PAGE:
The Role of Entrepreneurship and Opportunity in Sub-Saharan Africa
As I have written before in my article Rise of the African Entrepreneur, ‘the World Bank reports that 43 per cent of sub-Saharan Africa’s population is between the ages of 0 and 14. That African countries will likely face an increase in job creation pressure is an understatement. Put more simply by the New Vision in Uganda, we are essentially looking at a ticking time bomb. But it would be short-sighted to lump Africa’s youth as part of a growing problem. If anything, this young African generation is part of a new process that breaks down historical barriers and harnesses a new potential to drive solutions.’ It is in the line of thinking that I see a need to focus on entrepreneurship as an important way forward. That is why I was so pleased to read this recently published report by Legatum.
From the Prosperity Index in Africa report:
Celebrating entrepreneurship in sub-Saharan Africa is about recognising the key role entrepreneurs play in fostering wealth and wellbeing for ordinary Africans. Entrepreneurs are ‘enablers’ of growth who help break down economic barriers and social constraints.
Entrepreneurship and local private enterprise are critical components of African economic development. This is because “entrepreneurs innovate and assume risks… hire and manage labor forces… open up markets… [and] find new combinations of materials, processes, and products. They initiate change and facilitate adjustment in dynamic economies.”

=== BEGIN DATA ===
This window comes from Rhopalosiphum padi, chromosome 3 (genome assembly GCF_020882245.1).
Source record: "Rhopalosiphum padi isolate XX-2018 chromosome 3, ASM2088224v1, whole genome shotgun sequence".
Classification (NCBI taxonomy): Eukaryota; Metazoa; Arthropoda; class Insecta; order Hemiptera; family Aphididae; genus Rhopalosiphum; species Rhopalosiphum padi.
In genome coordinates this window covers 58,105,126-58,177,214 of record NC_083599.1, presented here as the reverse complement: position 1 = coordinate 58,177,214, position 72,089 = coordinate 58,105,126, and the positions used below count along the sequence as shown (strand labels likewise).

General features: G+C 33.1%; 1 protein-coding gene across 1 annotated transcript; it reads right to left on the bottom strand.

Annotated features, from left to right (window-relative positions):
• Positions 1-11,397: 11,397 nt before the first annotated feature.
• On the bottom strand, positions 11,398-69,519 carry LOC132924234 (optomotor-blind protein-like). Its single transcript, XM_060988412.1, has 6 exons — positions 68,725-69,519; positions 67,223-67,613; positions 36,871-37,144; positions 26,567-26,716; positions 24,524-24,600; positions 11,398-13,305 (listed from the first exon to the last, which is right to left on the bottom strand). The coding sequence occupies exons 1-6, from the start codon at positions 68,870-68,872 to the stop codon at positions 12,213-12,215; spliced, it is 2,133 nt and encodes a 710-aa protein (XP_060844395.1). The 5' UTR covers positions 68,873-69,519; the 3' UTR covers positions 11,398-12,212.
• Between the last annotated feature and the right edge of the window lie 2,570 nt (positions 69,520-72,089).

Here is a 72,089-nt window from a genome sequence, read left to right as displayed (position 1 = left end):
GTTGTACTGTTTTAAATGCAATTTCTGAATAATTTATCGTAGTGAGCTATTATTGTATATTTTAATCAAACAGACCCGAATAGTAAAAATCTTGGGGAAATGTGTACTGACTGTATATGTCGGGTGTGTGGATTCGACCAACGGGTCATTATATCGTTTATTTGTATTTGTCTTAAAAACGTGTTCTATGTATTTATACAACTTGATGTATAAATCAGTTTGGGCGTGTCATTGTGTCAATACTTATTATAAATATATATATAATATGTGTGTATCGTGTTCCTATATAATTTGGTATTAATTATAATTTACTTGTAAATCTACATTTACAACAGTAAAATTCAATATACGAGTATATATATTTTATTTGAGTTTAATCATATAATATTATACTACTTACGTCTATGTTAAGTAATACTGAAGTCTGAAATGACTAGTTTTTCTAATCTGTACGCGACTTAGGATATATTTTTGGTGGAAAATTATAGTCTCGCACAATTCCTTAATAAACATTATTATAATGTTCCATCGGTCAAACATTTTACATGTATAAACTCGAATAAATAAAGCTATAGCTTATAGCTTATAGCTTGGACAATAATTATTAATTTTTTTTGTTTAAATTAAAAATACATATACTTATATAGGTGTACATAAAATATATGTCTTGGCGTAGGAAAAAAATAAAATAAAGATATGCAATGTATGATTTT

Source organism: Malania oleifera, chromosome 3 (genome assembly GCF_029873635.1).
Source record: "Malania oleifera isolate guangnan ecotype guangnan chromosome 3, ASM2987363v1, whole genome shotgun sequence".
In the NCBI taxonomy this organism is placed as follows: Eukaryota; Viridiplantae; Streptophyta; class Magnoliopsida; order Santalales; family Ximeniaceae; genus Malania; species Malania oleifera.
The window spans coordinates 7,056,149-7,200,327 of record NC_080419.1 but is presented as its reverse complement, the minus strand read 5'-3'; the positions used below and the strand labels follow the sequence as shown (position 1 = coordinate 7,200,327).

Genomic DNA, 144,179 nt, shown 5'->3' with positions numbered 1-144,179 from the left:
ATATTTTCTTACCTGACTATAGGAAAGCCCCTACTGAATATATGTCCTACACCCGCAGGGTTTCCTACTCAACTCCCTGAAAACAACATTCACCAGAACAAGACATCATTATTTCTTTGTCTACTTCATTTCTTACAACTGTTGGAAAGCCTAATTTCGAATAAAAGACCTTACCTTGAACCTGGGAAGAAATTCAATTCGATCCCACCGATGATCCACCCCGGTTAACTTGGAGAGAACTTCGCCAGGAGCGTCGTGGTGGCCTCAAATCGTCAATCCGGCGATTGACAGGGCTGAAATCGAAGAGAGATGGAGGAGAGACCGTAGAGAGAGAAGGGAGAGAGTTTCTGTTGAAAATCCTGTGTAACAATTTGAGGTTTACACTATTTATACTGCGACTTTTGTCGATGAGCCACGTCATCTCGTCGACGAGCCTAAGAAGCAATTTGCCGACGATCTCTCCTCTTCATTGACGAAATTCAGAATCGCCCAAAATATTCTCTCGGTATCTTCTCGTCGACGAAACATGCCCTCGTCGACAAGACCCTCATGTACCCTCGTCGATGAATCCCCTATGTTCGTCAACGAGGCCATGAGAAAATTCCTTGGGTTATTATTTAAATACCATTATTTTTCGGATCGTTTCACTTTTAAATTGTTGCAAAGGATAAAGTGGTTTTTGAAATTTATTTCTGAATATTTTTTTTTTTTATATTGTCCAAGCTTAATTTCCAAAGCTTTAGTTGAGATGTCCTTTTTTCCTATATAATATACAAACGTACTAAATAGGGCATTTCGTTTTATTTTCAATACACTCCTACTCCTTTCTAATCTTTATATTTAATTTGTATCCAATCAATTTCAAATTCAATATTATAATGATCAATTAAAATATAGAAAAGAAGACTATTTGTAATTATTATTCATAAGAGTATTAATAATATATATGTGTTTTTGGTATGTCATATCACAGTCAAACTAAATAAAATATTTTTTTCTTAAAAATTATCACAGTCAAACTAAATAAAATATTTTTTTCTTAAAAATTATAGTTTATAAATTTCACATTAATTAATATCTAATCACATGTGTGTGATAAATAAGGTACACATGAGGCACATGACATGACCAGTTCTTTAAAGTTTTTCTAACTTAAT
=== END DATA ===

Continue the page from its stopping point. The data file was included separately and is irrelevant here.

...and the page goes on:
The entrepreneurial landscape in Africa is multi-faceted. It includes informal and formal sector, traditional and modern, as well as local and foreign-owned enterprises, all of which are geographically dispersed across rural and urban areas. It ranges from small enterprises (providing employment for a single individual) to large corporations (employing hundreds).
Small and Medium-sized Enterprises (SMEs), however, are the dominant form of entrepreneurial activity in sub-Saharan Africa. SMEs constitute around 90% of sub-Saharan African business operations and create over 50% of employment and GDP. SMEs tap into domestic and global markets, engaging in activities from retail to telecommunications. They help to fill a growing demand in the goods and services sector, as consumer demand and discretionary income within Africa rises. Finally, SMEs act as incubators of specialization and innovation within an economy, allowing the country to diversify and industrialise.
Indeed, entrepreneurial activity of this type has played an important role in the period of sustained and relatively high economic growth that Sub-Saharan Africa has experienced over the last decade. Increased foreign direct investment, rising basic commodities prices, and the growth of export-led industries have all continued to aid economic development. More importantly, however, are the liberal economic reforms and reductions in government expenditures that have helped to foster a new entrepreneurial culture, allowing SMEs to drive new growth in the region.
The Legatum Prosperity IndexTM demonstrates that the keys to helping entrepreneurship and opportunity thrive are building a strong infrastructure for Information and Communications Technology (ICT) and creating an environment in which access to opportunity is available for all citizens. Many sub-Saharan African countries fall below the global average in these areas – but the African countries that do the best, or that have improved in recent years, are the ones that have made great advancements on these measures.
See the report: